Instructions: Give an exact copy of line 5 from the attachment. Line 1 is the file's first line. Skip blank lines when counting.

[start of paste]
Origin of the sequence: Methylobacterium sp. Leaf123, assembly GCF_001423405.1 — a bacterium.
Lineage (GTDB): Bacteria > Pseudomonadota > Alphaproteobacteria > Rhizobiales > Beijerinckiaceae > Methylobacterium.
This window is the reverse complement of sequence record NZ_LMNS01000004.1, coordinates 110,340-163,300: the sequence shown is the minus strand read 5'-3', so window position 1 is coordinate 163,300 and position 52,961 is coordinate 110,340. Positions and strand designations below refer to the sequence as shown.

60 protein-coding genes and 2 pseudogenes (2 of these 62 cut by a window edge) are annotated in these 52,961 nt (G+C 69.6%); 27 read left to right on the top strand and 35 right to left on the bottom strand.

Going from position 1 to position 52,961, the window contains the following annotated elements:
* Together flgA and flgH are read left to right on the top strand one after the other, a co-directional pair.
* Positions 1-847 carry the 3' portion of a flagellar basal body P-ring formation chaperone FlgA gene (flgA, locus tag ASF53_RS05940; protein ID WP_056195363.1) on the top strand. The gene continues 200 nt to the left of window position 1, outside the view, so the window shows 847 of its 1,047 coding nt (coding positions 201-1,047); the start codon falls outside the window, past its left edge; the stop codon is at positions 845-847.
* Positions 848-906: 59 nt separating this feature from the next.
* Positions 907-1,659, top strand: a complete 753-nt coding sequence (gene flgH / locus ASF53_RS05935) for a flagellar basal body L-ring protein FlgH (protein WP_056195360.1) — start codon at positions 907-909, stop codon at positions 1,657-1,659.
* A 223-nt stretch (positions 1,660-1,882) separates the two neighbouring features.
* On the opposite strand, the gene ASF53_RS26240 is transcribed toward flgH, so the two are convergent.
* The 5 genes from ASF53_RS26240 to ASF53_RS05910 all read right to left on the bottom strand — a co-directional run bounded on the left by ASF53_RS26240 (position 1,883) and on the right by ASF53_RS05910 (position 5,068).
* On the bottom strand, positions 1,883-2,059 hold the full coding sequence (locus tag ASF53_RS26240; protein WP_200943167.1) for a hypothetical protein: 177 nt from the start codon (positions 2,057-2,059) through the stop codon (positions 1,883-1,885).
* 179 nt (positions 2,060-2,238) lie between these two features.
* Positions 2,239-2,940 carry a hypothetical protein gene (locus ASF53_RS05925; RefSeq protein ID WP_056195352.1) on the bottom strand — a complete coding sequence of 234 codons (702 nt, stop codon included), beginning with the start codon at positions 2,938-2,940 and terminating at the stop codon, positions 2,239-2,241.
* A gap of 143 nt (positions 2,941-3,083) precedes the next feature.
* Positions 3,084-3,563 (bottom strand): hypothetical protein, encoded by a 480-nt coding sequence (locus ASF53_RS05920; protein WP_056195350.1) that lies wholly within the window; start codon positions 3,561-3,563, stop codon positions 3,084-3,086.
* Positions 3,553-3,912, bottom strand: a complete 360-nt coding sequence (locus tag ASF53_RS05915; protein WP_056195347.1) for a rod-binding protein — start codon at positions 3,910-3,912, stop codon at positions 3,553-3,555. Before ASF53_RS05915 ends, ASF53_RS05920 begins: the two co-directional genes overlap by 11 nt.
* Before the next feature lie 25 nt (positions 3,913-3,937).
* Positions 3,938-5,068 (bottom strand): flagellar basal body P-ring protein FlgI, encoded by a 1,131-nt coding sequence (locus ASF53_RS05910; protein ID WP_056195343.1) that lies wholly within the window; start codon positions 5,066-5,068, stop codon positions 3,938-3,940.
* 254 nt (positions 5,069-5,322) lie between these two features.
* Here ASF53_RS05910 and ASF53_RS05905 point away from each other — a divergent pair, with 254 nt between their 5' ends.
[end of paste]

Going from position 1 to position 52,961, the window contains the following annotated elements: